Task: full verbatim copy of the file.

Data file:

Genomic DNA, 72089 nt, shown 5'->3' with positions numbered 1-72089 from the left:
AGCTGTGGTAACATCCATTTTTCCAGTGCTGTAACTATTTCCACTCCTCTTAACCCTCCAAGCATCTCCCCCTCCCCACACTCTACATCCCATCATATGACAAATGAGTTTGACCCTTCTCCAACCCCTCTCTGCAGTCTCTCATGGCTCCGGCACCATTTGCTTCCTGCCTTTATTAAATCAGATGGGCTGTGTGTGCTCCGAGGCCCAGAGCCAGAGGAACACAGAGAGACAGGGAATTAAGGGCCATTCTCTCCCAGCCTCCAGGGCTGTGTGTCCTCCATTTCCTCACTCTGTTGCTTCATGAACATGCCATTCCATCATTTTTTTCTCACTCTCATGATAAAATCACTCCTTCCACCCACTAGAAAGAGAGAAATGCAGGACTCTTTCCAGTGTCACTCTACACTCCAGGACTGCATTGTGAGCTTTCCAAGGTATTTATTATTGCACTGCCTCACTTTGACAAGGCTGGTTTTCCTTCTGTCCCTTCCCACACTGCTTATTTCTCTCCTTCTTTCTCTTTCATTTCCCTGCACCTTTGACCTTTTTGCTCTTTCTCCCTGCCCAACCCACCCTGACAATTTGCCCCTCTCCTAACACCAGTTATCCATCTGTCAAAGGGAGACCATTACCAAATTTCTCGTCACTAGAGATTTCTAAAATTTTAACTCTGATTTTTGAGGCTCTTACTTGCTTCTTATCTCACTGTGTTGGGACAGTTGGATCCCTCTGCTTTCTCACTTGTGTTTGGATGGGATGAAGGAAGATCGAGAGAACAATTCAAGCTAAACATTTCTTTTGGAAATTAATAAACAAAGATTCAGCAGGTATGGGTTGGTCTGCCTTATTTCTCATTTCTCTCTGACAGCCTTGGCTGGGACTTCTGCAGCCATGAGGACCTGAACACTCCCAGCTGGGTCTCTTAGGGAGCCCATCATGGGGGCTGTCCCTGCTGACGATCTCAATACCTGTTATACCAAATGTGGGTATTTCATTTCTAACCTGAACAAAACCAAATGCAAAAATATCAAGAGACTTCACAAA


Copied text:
Genomic DNA, 72089 nt, shown 5'->3' with positions numbered 1-72089 from the left:
AGCTGTGGTAACATCCATTTTTCCAGTGCTGTAACTATTTCCACTCCTCTTAACCCTCCAAGCATCTCCCCCTCCCCACACTCTACATCCCATCATATGACAAATGAGTTTGACCCTTCTCCAACCCCTCTCTGCAGTCTCTCATGGCTCCGGCACCATTTGCTTCCTGCCTTTATTAAATCAGATGGGCTGTGTGTGCTCCGAGGCCCAGAGCCAGAGGAACACAGAGAGACAGGGAATTAAGGGCCATTCTCTCCCAGCCTCCAGGGCTGTGTGTCCTCCATTTCCTCACTCTGTTGCTTCATGAACATGCCATTCCATCATTTTTTTCTCACTCTCATGATAAAATCACTCCTTCCACCCACTAGAAAGAGAGAAATGCAGGACTCTTTCCAGTGTCACTCTACACTCCAGGACTGCATTGTGAGCTTTCCAAGGTATTTATTATTGCACTGCCTCACTTTGACAAGGCTGGTTTTCCTTCTGTCCCTTCCCACACTGCTTATTTCTCTCCTTCTTTCTCTTTCATTTCCCTGCACCTTTGACCTTTTTGCTCTTTCTCCCTGCCCAACCCACCCTGACAATTTGCCCCTCTCCTAACACCAGTTATCCATCTGTCAAAGGGAGACCATTACCAAATTTCTCGTCACTAGAGATTTCTAAAATTTTAACTCTGATTTTTGAGGCTCTTACTTGCTTCTTATCTCACTGTGTTGGGACAGTTGGATCCCTCTGCTTTCTCACTTGTGTTTGGATGGGATGAAGGAAGATCGAGAGAACAATTCAAGCTAAACATTTCTTTTGGAAATTAATAAACAAAGATTCAGCAGGTATGGGTTGGTCTGCCTTATTTCTCATTTCTCTCTGACAGCCTTGGCTGGGACTTCTGCAGCCATGAGGACCTGAACACTCCCAGCTGGGTCTCTTAGGGAGCCCATCATGGGGGCTGTCCCTGCTGACGATCTCAATACCTGTTATACCAAATGTGGGTATTTCATTTCTAACCTGAACAAAACCAAATGCAAAAATATCAAGAGACTTCACAAA